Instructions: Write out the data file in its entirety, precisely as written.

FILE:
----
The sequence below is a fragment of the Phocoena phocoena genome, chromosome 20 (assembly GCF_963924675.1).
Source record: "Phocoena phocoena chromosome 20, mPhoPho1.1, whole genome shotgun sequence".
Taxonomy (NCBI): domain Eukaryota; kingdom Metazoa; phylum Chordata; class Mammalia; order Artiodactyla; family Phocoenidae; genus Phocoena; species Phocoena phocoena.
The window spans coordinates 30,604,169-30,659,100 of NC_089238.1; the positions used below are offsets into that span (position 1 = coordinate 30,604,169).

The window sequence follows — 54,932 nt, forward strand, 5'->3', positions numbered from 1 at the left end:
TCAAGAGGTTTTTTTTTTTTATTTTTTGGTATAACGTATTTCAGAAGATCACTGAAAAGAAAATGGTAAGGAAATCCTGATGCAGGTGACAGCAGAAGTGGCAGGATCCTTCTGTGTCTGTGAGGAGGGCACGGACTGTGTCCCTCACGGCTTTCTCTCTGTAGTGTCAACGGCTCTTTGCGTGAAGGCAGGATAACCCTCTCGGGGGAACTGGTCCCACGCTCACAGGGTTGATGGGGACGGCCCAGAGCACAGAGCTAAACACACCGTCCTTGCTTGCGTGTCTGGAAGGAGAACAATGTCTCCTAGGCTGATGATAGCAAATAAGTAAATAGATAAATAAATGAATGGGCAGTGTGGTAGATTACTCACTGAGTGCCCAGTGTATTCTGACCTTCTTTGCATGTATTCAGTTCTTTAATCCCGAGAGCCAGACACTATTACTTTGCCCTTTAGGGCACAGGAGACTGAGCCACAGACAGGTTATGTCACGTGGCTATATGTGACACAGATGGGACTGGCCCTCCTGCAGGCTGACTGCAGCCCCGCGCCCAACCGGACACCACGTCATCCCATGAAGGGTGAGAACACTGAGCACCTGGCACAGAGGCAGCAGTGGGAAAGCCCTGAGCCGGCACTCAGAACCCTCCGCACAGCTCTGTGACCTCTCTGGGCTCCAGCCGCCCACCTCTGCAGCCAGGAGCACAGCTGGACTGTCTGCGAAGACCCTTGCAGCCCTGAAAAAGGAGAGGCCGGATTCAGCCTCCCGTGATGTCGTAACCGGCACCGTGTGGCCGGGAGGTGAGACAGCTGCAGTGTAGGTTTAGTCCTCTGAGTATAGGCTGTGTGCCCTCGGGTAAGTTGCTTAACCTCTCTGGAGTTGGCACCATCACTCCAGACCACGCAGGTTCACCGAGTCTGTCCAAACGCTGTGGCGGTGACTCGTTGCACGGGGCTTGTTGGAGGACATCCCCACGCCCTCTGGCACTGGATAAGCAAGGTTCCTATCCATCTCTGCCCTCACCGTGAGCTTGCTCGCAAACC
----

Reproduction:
The sequence below is a fragment of the Phocoena phocoena genome, chromosome 20 (assembly GCF_963924675.1).
Source record: "Phocoena phocoena chromosome 20, mPhoPho1.1, whole genome shotgun sequence".
Taxonomy (NCBI): domain Eukaryota; kingdom Metazoa; phylum Chordata; class Mammalia; order Artiodactyla; family Phocoenidae; genus Phocoena; species Phocoena phocoena.
The window spans coordinates 30,604,169-30,659,100 of NC_089238.1; the positions used below are offsets into that span (position 1 = coordinate 30,604,169).

The window sequence follows — 54,932 nt, forward strand, 5'->3', positions numbered from 1 at the left end:
TCAAGAGGTTTTTTTTTTTTATTTTTTGGTATAACGTATTTCAGAAGATCACTGAAAAGAAAATGGTAAGGAAATCCTGATGCAGGTGACAGCAGAAGTGGCAGGATCCTTCTGTGTCTGTGAGGAGGGCACGGACTGTGTCCCTCACGGCTTTCTCTCTGTAGTGTCAACGGCTCTTTGCGTGAAGGCAGGATAACCCTCTCGGGGGAACTGGTCCCACGCTCACAGGGTTGATGGGGACGGCCCAGAGCACAGAGCTAAACACACCGTCCTTGCTTGCGTGTCTGGAAGGAGAACAATGTCTCCTAGGCTGATGATAGCAAATAAGTAAATAGATAAATAAATGAATGGGCAGTGTGGTAGATTACTCACTGAGTGCCCAGTGTATTCTGACCTTCTTTGCATGTATTCAGTTCTTTAATCCCGAGAGCCAGACACTATTACTTTGCCCTTTAGGGCACAGGAGACTGAGCCACAGACAGGTTATGTCACGTGGCTATATGTGACACAGATGGGACTGGCCCTCCTGCAGGCTGACTGCAGCCCCGCGCCCAACCGGACACCACGTCATCCCATGAAGGGTGAGAACACTGAGCACCTGGCACAGAGGCAGCAGTGGGAAAGCCCTGAGCCGGCACTCAGAACCCTCCGCACAGCTCTGTGACCTCTCTGGGCTCCAGCCGCCCACCTCTGCAGCCAGGAGCACAGCTGGACTGTCTGCGAAGACCCTTGCAGCCCTGAAAAAGGAGAGGCCGGATTCAGCCTCCCGTGATGTCGTAACCGGCACCGTGTGGCCGGGAGGTGAGACAGCTGCAGTGTAGGTTTAGTCCTCTGAGTATAGGCTGTGTGCCCTCGGGTAAGTTGCTTAACCTCTCTGGAGTTGGCACCATCACTCCAGACCACGCAGGTTCACCGAGTCTGTCCAAACGCTGTGGCGGTGACTCGTTGCACGGGGCTTGTTGGAGGACATCCCCACGCCCTCTGGCACTGGATAAGCAAGGTTCCTATCCATCTCTGCCCTCACCGTGAGCTTGCTCGCAAACC